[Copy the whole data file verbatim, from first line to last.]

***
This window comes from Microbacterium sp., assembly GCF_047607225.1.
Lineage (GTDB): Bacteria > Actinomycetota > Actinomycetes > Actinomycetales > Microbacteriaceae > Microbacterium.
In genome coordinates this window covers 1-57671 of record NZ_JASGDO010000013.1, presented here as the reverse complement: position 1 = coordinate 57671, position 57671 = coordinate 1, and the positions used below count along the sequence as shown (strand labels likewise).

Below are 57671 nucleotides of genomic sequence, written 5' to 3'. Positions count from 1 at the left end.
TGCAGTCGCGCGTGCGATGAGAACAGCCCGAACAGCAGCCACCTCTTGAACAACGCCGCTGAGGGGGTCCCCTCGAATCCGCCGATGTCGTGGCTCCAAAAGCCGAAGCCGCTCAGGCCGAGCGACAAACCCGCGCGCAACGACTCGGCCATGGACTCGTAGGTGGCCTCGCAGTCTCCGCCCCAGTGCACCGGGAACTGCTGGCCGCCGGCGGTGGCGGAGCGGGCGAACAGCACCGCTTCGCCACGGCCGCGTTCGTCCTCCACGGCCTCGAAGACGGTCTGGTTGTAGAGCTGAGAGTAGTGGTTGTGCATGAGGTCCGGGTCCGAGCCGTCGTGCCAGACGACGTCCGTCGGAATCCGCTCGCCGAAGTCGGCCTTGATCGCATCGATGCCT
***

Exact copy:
This window comes from Microbacterium sp., assembly GCF_047607225.1.
Lineage (GTDB): Bacteria > Actinomycetota > Actinomycetes > Actinomycetales > Microbacteriaceae > Microbacterium.
In genome coordinates this window covers 1-57671 of record NZ_JASGDO010000013.1, presented here as the reverse complement: position 1 = coordinate 57671, position 57671 = coordinate 1, and the positions used below count along the sequence as shown (strand labels likewise).

Below are 57671 nucleotides of genomic sequence, written 5' to 3'. Positions count from 1 at the left end.
TGCAGTCGCGCGTGCGATGAGAACAGCCCGAACAGCAGCCACCTCTTGAACAACGCCGCTGAGGGGGTCCCCTCGAATCCGCCGATGTCGTGGCTCCAAAAGCCGAAGCCGCTCAGGCCGAGCGACAAACCCGCGCGCAACGACTCGGCCATGGACTCGTAGGTGGCCTCGCAGTCTCCGCCCCAGTGCACCGGGAACTGCTGGCCGCCGGCGGTGGCGGAGCGGGCGAACAGCACCGCTTCGCCACGGCCGCGTTCGTCCTCCACGGCCTCGAAGACGGTCTGGTTGTAGAGCTGAGAGTAGTGGTTGTGCATGAGGTCCGGGTCCGAGCCGTCGTGCCAGACGACGTCCGTCGGAATCCGCTCGCCGAAGTCGGCCTTGATCGCATCGATGCCT